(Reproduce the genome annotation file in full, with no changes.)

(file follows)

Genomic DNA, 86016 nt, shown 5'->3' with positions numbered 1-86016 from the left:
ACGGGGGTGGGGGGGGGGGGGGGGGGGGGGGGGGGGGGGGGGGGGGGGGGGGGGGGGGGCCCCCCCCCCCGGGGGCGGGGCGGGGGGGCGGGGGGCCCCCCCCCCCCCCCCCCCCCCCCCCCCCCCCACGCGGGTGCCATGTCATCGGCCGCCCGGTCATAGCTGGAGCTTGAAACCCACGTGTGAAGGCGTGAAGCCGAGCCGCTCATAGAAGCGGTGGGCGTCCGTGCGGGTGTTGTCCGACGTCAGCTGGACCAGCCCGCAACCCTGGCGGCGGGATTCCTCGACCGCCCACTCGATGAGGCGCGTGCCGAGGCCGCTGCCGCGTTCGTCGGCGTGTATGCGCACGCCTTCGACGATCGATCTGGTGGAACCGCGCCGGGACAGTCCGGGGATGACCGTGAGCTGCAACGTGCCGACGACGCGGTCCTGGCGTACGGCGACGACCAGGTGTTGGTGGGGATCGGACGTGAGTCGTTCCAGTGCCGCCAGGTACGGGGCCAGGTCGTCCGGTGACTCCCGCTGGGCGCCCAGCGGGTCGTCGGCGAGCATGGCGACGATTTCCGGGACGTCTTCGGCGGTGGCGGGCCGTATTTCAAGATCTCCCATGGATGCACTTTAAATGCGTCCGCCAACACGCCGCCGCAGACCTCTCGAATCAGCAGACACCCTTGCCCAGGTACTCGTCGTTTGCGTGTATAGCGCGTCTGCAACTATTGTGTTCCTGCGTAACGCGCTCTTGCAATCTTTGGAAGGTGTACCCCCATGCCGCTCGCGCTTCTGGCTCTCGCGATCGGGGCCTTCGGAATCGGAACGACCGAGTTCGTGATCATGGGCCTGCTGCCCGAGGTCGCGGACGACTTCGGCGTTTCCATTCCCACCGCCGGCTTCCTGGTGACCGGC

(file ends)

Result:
Genomic DNA, 86016 nt, shown 5'->3' with positions numbered 1-86016 from the left:
ACGGGGGTGGGGGGGGGGGGGGGGGGGGGGGGGGGGGGGGGGGGGGGGGGGGGGGGGGGCCCCCCCCCCCGGGGGCGGGGCGGGGGGGCGGGGGGCCCCCCCCCCCCCCCCCCCCCCCCCCCCCCCCACGCGGGTGCCATGTCATCGGCCGCCCGGTCATAGCTGGAGCTTGAAACCCACGTGTGAAGGCGTGAAGCCGAGCCGCTCATAGAAGCGGTGGGCGTCCGTGCGGGTGTTGTCCGACGTCAGCTGGACCAGCCCGCAACCCTGGCGGCGGGATTCCTCGACCGCCCACTCGATGAGGCGCGTGCCGAGGCCGCTGCCGCGTTCGTCGGCGTGTATGCGCACGCCTTCGACGATCGATCTGGTGGAACCGCGCCGGGACAGTCCGGGGATGACCGTGAGCTGCAACGTGCCGACGACGCGGTCCTGGCGTACGGCGACGACCAGGTGTTGGTGGGGATCGGACGTGAGTCGTTCCAGTGCCGCCAGGTACGGGGCCAGGTCGTCCGGTGACTCCCGCTGGGCGCCCAGCGGGTCGTCGGCGAGCATGGCGACGATTTCCGGGACGTCTTCGGCGGTGGCGGGCCGTATTTCAAGATCTCCCATGGATGCACTTTAAATGCGTCCGCCAACACGCCGCCGCAGACCTCTCGAATCAGCAGACACCCTTGCCCAGGTACTCGTCGTTTGCGTGTATAGCGCGTCTGCAACTATTGTGTTCCTGCGTAACGCGCTCTTGCAATCTTTGGAAGGTGTACCCCCATGCCGCTCGCGCTTCTGGCTCTCGCGATCGGGGCCTTCGGAATCGGAACGACCGAGTTCGTGATCATGGGCCTGCTGCCCGAGGTCGCGGACGACTTCGGCGTTTCCATTCCCACCGCCGGCTTCCTGGTGACCGGC